You have a big heart and an even bigger desire to serve.
It’s easy for you to sacrifice yourself in service to a mission. You value making an impact more than you care about bringing home a big check.
When you look back on your career, you love seeing how your work has made a difference in the world.
The people you work with appreciate that you are:
Here’s the catch with being a Giver: You love contributing towards a mission so much that sometimes you forget to make sure your daily tasks and responsibilities align with your core interests and curiosities.
As a result, you expect the meaningful part of your job to motivate you indefinitely.
This can lead to burnout because we’re designed to be motivated by mission but also by doing work that allows us to pursue our interests and curiosities.
If you’re feeling bored and restless at work, chances are good that your job is no longer aligned with your curiosities and interests.
I get it. I am a Giver.
My first job after college was teaching preschool for kids with special needs. I was surrounded by teachers doing remarkable things and children that I adored.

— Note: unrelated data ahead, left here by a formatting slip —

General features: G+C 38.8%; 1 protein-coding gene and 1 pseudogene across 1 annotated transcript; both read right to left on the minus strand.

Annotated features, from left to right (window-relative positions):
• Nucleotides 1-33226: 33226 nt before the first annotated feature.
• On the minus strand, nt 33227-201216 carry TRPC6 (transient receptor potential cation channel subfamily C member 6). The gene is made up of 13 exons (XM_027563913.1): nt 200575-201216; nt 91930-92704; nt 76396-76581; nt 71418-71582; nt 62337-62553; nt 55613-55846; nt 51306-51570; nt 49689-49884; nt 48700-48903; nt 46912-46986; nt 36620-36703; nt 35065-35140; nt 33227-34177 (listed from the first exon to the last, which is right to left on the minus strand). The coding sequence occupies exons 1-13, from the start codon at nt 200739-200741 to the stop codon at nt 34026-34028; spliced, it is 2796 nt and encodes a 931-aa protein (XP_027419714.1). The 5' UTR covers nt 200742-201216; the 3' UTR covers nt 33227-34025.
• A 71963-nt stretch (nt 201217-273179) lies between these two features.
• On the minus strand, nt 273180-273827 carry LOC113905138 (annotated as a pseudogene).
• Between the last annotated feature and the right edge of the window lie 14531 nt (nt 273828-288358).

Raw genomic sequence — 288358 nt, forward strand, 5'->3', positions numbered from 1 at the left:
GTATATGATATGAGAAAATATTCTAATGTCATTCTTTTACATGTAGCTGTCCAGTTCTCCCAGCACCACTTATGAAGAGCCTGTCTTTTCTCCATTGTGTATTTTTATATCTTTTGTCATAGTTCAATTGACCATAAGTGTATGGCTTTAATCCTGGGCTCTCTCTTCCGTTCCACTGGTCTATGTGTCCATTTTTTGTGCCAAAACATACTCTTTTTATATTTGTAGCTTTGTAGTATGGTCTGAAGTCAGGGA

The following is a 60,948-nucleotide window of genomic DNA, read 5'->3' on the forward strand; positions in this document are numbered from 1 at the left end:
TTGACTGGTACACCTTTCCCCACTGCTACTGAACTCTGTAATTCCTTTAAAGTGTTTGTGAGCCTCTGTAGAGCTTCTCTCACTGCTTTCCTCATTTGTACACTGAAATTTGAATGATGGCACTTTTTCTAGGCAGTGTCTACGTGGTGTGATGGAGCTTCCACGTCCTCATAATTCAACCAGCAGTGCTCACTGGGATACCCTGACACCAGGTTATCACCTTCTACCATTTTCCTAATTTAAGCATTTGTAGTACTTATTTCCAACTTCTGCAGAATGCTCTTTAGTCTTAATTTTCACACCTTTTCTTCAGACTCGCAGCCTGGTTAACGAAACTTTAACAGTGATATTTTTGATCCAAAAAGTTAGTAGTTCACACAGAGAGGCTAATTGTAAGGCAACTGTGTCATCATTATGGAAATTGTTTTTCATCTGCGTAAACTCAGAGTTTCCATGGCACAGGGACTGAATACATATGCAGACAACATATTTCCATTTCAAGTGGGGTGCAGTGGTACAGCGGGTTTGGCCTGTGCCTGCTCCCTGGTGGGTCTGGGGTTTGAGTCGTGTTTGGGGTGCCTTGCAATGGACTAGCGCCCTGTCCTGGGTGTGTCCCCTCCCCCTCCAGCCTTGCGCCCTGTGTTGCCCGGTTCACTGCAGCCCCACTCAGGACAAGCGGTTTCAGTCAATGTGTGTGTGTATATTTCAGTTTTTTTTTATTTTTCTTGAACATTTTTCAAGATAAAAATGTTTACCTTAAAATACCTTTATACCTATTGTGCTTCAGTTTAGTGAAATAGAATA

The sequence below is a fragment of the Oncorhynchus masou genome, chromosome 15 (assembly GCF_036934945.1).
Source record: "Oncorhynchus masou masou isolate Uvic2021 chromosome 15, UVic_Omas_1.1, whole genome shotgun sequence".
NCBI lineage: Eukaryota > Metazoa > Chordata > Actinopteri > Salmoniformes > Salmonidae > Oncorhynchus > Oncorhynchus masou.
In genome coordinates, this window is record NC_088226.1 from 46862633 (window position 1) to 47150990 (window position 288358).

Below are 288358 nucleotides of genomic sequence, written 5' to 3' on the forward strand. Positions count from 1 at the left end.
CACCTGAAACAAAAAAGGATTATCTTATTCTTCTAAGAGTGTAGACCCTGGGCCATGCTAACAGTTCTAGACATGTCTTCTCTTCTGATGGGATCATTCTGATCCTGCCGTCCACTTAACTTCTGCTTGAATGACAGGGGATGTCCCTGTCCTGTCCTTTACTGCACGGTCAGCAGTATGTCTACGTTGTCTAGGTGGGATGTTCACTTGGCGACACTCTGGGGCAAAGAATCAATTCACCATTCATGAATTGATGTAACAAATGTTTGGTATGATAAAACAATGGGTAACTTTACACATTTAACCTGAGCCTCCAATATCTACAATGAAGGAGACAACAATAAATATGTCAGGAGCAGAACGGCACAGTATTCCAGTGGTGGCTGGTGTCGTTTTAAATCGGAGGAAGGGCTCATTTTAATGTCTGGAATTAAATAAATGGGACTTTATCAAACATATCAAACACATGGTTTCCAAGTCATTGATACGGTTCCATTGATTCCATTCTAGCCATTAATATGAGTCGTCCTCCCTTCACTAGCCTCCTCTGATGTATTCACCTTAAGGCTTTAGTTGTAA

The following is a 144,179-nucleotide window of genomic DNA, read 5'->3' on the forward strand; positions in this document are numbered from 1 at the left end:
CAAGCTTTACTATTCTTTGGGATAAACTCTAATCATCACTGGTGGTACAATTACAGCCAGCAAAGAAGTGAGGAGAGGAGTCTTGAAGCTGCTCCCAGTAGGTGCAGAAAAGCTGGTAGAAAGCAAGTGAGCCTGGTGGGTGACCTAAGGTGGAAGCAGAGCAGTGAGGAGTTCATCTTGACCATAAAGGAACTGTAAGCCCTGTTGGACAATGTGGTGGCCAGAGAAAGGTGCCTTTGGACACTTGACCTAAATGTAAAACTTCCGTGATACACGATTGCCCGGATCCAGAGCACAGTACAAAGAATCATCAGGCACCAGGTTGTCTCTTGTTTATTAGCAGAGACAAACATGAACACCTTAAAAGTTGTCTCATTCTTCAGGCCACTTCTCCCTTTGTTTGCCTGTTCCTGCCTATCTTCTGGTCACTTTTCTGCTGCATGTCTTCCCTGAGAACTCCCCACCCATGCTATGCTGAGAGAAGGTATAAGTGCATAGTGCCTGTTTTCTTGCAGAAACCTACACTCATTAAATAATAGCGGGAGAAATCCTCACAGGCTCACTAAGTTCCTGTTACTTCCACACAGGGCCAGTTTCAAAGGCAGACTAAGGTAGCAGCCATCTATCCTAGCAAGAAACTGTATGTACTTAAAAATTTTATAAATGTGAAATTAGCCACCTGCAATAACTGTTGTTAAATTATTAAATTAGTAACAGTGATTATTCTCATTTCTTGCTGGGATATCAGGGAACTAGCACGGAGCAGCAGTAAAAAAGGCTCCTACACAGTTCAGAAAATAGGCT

I thought I should feel happy, fulfilled, content, but after a year, I was dissatisfied and exhausted. To make things even worse… I felt so guilty for feeling this way.
I thought the mission of my job would motivate me to keep going.
The truth is, no matter how much we love a mission, if we’re not interested in the work we do on a daily basis, we can become resentful, frustrated and unhappy.
The work you do every day matters just as much as the mission.
For us Givers, even thinking about changing jobs can feel emotional and overwhelming.
We want to make a change, but we’re not sure if we can settle for a job that isn’t making an impact.
After all, the work you’re doing is important and needed. If not you, who will do it?
As a career development strategist, I help people like you focus on themselves by exploring who they are and what they want in order to find a career that’s meant for them.
The key for us Givers is not to abandon causes we care about or jobs that feel missional.
The key is to rediscover our interests and our curiosities and find jobs that allow us to pursue those while also contributing to a mission.
To get you started, I created a worksheet with a few reflection questions for you to consider some ways that you can begin uncovering your interests and curiosities.